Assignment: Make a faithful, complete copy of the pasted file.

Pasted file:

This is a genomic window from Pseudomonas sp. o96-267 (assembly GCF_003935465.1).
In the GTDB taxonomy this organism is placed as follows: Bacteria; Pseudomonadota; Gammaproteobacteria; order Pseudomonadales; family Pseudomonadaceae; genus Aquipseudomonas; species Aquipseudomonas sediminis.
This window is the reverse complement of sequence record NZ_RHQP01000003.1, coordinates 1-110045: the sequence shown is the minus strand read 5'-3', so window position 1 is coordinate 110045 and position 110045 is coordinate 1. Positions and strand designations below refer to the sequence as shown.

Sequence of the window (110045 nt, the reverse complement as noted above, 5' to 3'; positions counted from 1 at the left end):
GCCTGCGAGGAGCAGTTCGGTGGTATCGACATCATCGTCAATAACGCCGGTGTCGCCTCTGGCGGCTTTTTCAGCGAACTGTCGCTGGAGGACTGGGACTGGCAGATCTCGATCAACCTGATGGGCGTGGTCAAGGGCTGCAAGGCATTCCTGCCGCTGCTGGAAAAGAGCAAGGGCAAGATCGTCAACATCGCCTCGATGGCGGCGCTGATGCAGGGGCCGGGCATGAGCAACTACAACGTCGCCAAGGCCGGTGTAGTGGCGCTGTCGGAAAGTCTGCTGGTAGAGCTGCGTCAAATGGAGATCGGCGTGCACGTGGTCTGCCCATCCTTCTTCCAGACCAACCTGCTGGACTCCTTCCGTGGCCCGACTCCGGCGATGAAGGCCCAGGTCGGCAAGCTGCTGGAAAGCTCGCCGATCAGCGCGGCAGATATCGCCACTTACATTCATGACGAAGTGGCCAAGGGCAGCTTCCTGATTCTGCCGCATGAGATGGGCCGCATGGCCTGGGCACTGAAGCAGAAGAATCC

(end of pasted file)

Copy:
This is a genomic window from Pseudomonas sp. o96-267 (assembly GCF_003935465.1).
In the GTDB taxonomy this organism is placed as follows: Bacteria; Pseudomonadota; Gammaproteobacteria; order Pseudomonadales; family Pseudomonadaceae; genus Aquipseudomonas; species Aquipseudomonas sediminis.
This window is the reverse complement of sequence record NZ_RHQP01000003.1, coordinates 1-110045: the sequence shown is the minus strand read 5'-3', so window position 1 is coordinate 110045 and position 110045 is coordinate 1. Positions and strand designations below refer to the sequence as shown.

Sequence of the window (110045 nt, the reverse complement as noted above, 5' to 3'; positions counted from 1 at the left end):
GCCTGCGAGGAGCAGTTCGGTGGTATCGACATCATCGTCAATAACGCCGGTGTCGCCTCTGGCGGCTTTTTCAGCGAACTGTCGCTGGAGGACTGGGACTGGCAGATCTCGATCAACCTGATGGGCGTGGTCAAGGGCTGCAAGGCATTCCTGCCGCTGCTGGAAAAGAGCAAGGGCAAGATCGTCAACATCGCCTCGATGGCGGCGCTGATGCAGGGGCCGGGCATGAGCAACTACAACGTCGCCAAGGCCGGTGTAGTGGCGCTGTCGGAAAGTCTGCTGGTAGAGCTGCGTCAAATGGAGATCGGCGTGCACGTGGTCTGCCCATCCTTCTTCCAGACCAACCTGCTGGACTCCTTCCGTGGCCCGACTCCGGCGATGAAGGCCCAGGTCGGCAAGCTGCTGGAAAGCTCGCCGATCAGCGCGGCAGATATCGCCACTTACATTCATGACGAAGTGGCCAAGGGCAGCTTCCTGATTCTGCCGCATGAGATGGGCCGCATGGCCTGGGCACTGAAGCAGAAGAATCC